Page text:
• Provides visibility and controls into work flowing across the value stream

  • Connects Dev and Ops and accelerates their processes

  • Makes DevOps toolchains safer, faster, and more scalable

  • Destroys toil through noise reduction and auto-remediation

Moogsoft is a leader and outperformer in this category because this is what it was built for - it’s a core competency, not an add-on. Competitors are scrambling to catch up with its AI and ML capabilities and its integrations, notably DevOps and security tooling, while Moogsoft continues to forge ahead laying out the paths to the future.

Moogsoft is the AI-driven observability leader that provides intelligent monitoring solutions for smart DevOps. Moogsoft delivers the most advanced cloud-native, self-service platform for software engineers, developers and operators to instantly see everything, know what’s wrong and fix things faster.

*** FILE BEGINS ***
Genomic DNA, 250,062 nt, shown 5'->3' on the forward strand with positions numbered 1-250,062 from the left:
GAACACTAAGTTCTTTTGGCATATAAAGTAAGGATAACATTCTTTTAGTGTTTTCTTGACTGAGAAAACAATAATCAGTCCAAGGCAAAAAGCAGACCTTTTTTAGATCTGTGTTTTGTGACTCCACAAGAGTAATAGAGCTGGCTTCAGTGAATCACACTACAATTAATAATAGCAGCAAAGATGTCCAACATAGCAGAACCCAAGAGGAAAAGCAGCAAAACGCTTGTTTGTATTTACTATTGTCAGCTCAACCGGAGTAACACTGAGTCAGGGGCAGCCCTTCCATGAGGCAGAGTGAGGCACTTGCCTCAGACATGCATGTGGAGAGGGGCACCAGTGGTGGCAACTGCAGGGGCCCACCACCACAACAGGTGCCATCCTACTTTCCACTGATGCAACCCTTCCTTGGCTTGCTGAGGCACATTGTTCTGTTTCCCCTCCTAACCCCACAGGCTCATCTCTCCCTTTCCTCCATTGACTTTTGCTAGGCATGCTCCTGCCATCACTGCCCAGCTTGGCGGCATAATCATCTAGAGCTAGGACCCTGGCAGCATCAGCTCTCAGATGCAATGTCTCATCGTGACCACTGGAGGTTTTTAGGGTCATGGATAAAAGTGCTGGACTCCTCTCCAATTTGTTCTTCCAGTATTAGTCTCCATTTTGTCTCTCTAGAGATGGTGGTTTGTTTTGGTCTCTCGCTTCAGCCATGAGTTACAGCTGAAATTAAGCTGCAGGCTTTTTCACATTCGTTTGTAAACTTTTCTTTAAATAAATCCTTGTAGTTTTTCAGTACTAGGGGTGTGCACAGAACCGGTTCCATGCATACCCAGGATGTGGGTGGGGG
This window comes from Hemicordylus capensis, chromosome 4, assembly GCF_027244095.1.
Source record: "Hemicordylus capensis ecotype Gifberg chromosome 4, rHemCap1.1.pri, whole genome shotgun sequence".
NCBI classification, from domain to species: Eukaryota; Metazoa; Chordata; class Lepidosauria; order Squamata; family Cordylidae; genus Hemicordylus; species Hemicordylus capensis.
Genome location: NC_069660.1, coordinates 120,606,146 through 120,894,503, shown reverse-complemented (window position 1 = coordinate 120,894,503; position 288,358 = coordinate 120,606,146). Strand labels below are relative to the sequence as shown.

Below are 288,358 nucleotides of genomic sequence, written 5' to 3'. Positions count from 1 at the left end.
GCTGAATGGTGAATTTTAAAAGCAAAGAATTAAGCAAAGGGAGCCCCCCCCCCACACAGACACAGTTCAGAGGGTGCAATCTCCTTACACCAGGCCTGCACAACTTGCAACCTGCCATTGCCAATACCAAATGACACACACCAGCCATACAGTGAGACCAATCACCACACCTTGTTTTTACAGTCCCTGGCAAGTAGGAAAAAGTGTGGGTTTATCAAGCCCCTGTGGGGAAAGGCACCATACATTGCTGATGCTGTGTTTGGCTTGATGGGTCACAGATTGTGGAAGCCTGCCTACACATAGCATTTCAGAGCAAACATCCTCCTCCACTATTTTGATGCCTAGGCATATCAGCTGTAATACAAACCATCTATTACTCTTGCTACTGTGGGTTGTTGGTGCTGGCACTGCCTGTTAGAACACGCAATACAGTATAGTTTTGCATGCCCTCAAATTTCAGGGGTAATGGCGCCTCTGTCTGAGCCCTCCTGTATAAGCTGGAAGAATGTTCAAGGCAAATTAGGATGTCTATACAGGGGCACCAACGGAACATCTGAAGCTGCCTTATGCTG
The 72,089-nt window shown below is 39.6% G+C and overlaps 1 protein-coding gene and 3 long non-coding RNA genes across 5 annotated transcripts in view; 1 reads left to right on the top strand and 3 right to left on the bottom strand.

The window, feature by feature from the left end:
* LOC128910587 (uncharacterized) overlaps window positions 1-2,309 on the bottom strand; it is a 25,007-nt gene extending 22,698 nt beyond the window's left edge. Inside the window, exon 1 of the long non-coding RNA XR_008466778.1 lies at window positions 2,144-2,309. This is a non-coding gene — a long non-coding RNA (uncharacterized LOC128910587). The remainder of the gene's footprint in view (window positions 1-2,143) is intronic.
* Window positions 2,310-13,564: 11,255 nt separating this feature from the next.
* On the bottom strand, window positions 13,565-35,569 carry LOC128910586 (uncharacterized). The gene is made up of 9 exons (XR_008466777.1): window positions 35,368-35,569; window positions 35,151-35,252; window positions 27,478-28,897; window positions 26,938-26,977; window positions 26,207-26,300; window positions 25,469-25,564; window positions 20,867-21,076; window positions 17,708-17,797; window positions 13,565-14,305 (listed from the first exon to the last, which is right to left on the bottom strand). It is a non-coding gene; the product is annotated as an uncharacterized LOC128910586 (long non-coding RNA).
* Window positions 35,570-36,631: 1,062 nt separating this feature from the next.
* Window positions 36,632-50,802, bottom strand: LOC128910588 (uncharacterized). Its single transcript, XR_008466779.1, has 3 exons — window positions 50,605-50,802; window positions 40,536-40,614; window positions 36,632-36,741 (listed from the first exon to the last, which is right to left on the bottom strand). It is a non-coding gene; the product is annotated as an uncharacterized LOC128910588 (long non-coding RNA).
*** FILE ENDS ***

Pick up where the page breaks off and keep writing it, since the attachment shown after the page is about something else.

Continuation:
About the author


Helen Beal

Helen Beal is a DevOps and Ways of Working coach, Chief Ambassador at DevOps Institute and an Ambassador for the Continuous Delivery Foundation. She provides strategic advisory services to DevOps industry leaders and is an analyst at Accelerated Strategies Group. She hosts the Day-to-Day DevOps webinar series for BrightTalk, speaks regularly on DevOps topics, is a DevOps editor for InfoQ and also writes for a number of other online platforms. Outside of DevOps she is an ecologist and novelist.